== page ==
Vecova Professional Supports is a team of psychologists, a social worker and practicum students. The team offers one on one support to clients, group programs as well as staff training. To learn more about our professional supports, visit us here.
Natalie Kershaw is a new practicum student on Vecova’s Professional Supports team and she shared a few of her views on social work and how practicum placements benefit the clients Vecova serves.
N: I am a practicum student doing my Master’s in social work. I am learning from Tom Zaniecki to co-facilitate groups, such as the Relationships group – an interpersonal skills group – and the Journeys group – a healthy lifestyles group. I am also apprenticing Tom in one-on-one counselling.
V: What interested you in working with persons with disabilities?
N: Years ago, I followed the blog of a mother who had a child with a serious birth injury. Two things stuck with me from reading her blog. 1. A brain injury can happen to anyone at any time for a multitude of reasons. 2. Families caring for someone with a disability sometimes have negative experiences with social workers and other professionals. Knowing that any one of us or our children can become disabled tomorrow was very humbling, and instilled in me a calling to provide compassionate and competent care for folks with disabilities.
V: What do you hope to bring to Vecova?
N: I hope to make meaningful and supportive connections with clients, where we can laugh and cry as need be. I hope to make their day just a little bit better. In this field, we must walk a delicate line between asking our clients what they would like their lives to look like, and gently coaching them towards living their best life. I hope I bring a nuanced understanding of the imperative to foster autonomy, but also knowing when the situation calls for guidance. For times, when clients do need guidance, I hope I can give them clear-cut and realistic guidelines.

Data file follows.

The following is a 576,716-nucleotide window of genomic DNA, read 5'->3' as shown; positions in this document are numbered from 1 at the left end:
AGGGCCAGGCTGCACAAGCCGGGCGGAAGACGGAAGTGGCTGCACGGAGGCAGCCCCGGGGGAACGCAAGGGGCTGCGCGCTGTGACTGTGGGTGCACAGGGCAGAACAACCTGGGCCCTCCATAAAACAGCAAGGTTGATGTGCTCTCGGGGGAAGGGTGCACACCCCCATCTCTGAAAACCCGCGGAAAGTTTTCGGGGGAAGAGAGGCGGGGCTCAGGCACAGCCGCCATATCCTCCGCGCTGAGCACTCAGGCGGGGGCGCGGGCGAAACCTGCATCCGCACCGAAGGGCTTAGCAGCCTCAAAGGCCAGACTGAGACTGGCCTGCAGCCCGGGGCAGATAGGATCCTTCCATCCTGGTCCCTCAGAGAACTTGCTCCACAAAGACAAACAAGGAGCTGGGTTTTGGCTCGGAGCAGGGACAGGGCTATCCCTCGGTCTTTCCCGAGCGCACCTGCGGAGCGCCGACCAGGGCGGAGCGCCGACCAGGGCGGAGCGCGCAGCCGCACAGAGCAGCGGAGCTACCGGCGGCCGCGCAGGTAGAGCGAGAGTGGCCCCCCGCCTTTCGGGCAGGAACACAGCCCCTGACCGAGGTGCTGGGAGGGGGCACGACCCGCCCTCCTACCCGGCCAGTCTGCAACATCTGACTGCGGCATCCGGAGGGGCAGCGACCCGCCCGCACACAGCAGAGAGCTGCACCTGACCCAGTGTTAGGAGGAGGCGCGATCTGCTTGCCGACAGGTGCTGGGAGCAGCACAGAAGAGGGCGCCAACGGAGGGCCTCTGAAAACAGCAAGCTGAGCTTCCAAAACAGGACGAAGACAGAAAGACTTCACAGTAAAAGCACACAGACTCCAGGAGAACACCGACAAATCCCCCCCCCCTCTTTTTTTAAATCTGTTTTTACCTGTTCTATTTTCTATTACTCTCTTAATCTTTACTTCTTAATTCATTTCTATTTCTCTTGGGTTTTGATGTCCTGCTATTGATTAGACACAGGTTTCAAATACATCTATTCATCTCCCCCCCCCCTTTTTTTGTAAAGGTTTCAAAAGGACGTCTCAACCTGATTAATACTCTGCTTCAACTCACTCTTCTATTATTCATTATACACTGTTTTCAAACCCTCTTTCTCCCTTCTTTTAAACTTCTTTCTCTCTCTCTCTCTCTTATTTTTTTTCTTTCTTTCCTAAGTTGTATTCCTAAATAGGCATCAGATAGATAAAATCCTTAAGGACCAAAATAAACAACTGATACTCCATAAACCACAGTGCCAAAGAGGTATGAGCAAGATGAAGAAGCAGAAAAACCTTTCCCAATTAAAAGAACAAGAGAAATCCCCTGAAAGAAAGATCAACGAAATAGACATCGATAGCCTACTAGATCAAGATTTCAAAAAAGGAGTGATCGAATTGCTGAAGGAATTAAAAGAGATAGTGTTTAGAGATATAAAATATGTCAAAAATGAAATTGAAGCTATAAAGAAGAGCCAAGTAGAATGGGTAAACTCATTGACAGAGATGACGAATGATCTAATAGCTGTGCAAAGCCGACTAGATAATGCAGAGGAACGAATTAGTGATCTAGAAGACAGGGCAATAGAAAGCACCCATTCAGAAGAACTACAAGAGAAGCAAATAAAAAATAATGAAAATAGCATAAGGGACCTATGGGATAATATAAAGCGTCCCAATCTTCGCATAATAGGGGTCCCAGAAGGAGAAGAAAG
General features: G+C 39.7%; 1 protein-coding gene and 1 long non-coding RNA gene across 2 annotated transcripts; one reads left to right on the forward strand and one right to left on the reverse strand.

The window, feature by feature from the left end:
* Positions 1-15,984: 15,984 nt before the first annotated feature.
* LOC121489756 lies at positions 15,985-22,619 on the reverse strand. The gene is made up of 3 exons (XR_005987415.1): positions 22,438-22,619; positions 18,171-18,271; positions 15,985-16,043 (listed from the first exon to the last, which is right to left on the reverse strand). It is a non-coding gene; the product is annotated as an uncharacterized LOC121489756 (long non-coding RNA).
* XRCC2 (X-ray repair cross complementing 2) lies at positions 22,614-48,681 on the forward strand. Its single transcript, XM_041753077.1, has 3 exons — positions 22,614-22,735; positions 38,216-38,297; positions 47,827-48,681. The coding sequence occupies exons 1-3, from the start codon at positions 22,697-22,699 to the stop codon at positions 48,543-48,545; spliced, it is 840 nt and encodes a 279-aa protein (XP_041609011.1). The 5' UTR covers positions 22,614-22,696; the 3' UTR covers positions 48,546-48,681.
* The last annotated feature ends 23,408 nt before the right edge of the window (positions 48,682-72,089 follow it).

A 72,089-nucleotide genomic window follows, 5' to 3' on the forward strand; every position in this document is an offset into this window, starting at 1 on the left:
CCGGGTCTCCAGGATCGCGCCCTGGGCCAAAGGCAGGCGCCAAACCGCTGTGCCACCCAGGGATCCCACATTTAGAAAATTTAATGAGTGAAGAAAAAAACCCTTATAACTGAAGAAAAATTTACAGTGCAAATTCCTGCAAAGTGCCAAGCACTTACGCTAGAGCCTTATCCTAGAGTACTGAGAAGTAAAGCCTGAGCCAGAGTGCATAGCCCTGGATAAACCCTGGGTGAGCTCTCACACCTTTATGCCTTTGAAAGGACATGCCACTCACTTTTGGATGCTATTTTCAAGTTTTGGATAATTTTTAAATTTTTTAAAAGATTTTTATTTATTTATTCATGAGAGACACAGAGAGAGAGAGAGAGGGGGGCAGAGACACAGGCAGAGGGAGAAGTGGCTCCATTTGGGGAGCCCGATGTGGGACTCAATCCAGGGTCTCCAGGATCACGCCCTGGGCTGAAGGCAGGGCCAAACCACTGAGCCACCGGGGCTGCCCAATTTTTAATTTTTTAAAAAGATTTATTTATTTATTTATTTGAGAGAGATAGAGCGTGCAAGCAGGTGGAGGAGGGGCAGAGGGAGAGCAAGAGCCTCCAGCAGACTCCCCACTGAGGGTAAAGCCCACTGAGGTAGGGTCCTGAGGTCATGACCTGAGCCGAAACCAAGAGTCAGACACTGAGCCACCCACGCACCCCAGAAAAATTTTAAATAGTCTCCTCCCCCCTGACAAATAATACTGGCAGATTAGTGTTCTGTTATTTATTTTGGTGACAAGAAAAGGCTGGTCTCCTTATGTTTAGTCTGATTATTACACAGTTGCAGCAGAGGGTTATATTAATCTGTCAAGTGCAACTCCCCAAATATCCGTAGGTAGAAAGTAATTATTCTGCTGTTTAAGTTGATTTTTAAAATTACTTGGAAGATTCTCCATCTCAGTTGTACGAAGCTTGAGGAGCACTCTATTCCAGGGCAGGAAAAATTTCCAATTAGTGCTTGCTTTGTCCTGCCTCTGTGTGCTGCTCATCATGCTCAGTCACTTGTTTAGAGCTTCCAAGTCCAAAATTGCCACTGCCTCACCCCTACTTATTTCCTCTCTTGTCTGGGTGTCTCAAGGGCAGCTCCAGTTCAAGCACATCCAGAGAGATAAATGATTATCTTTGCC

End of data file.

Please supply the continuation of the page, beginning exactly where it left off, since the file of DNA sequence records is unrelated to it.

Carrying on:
V: Why is it important to provide one on one and group support situations for persons with disabilities?
N: They each serve important but different roles. Group time is a time for building community, for laughing together and partaking in each other’s joys and successes. Group support also provides an opportunity to reflect on and practice interpersonal skills. During one-on-one sessions clients may talk about their struggles, such as grieving the loss of a loved one. We then support clients by listening to them, empathizing with them, and engaging them in ways which take into consideration their abilities. If clients are dealing with anger for example, we might help them find strategies to manage their anger, which are tailored to them specifically. Both group support and individual counselling help clients feel that there are people who care, who have faith that things will get better, and who are thinking of ways to help things get better.
V: What has been your favourite Vecova moment so far?
N: There have been many. In group, seeing the bonds clients have with each other, and how they help one another has been very touching. For example, when a client speaks and not everyone understands, other clients help out and explain what the client said for the rest of the group. I have also been touched when clients remembered a detail about my life that I had mentioned in passing, and asked me about it a while later. Finally, working with Tom, who is funny, caring and skilled, both as a clinician and a supervisor, has given me many memorable moments.